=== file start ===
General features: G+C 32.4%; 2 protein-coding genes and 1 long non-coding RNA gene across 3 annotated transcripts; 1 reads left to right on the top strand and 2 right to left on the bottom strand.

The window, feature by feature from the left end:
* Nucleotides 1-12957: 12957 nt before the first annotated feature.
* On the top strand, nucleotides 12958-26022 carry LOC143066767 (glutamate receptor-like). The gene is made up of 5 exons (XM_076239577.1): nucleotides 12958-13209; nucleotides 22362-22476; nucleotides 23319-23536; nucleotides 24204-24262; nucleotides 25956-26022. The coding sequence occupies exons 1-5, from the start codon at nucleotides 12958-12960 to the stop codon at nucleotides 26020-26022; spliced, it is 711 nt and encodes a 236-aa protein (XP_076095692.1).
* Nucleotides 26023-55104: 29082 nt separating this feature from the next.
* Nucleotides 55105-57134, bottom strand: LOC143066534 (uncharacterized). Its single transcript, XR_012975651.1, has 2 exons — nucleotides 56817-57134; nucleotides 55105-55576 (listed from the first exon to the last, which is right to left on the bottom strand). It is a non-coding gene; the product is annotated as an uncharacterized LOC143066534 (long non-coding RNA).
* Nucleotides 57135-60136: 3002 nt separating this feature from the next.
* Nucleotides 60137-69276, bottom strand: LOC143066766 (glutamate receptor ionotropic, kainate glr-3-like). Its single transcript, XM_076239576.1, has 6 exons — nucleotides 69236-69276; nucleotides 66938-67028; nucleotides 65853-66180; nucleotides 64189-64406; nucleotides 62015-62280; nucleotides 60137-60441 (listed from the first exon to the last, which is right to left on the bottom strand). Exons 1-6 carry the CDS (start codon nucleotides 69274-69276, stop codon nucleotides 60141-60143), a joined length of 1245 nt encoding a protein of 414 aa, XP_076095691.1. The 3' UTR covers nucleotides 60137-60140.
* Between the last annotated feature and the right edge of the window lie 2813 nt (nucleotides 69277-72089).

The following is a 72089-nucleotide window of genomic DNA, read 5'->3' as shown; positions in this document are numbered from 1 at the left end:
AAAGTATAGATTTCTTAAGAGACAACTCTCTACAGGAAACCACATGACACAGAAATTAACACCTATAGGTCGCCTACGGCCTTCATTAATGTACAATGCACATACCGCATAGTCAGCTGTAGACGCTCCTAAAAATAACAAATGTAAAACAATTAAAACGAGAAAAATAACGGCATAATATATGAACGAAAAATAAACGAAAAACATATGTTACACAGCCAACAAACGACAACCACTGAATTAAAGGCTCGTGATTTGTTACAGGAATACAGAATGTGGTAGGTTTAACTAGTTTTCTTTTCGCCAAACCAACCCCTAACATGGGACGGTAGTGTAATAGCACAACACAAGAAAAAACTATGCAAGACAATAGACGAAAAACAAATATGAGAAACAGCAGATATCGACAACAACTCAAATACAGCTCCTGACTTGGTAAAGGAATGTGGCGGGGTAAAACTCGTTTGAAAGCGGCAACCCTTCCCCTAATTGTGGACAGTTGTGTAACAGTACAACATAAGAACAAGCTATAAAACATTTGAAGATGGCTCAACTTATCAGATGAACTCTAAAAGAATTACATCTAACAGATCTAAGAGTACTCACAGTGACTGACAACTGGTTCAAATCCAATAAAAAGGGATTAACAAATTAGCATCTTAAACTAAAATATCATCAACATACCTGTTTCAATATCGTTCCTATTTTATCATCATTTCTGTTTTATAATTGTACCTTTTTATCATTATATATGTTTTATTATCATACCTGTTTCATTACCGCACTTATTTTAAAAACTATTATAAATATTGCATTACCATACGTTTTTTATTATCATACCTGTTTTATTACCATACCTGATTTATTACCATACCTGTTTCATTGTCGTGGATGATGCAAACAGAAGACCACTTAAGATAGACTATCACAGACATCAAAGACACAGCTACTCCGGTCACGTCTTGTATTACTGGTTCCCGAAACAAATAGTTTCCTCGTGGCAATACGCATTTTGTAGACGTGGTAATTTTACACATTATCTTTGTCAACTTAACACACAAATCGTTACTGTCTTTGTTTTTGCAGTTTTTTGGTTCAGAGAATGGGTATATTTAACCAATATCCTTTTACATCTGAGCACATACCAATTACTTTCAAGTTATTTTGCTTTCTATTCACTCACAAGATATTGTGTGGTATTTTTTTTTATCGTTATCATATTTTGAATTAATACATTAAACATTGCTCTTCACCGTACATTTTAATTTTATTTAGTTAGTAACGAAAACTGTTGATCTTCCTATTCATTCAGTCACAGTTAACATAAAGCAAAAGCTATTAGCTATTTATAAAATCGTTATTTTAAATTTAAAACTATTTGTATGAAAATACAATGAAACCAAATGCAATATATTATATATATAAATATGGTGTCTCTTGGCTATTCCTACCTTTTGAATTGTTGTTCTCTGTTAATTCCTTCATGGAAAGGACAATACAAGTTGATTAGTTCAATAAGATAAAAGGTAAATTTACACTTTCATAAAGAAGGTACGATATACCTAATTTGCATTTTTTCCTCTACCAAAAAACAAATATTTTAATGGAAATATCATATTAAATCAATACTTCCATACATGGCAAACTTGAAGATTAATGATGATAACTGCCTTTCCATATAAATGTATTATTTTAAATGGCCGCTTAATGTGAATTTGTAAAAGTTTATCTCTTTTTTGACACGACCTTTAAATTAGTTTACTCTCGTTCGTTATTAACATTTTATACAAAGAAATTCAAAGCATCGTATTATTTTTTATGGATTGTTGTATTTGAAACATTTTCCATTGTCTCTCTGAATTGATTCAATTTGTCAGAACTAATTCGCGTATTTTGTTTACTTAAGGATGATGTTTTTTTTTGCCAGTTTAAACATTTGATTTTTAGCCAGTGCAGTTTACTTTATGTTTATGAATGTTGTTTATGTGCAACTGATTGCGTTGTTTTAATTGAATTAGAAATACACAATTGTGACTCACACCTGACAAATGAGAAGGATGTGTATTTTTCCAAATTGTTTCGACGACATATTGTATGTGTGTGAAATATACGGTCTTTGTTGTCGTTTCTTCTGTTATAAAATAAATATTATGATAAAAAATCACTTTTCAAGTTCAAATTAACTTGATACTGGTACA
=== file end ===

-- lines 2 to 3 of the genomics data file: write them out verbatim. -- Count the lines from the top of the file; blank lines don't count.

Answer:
The window, feature by feature from the left end:
* Nucleotides 1-12957: 12957 nt before the first annotated feature.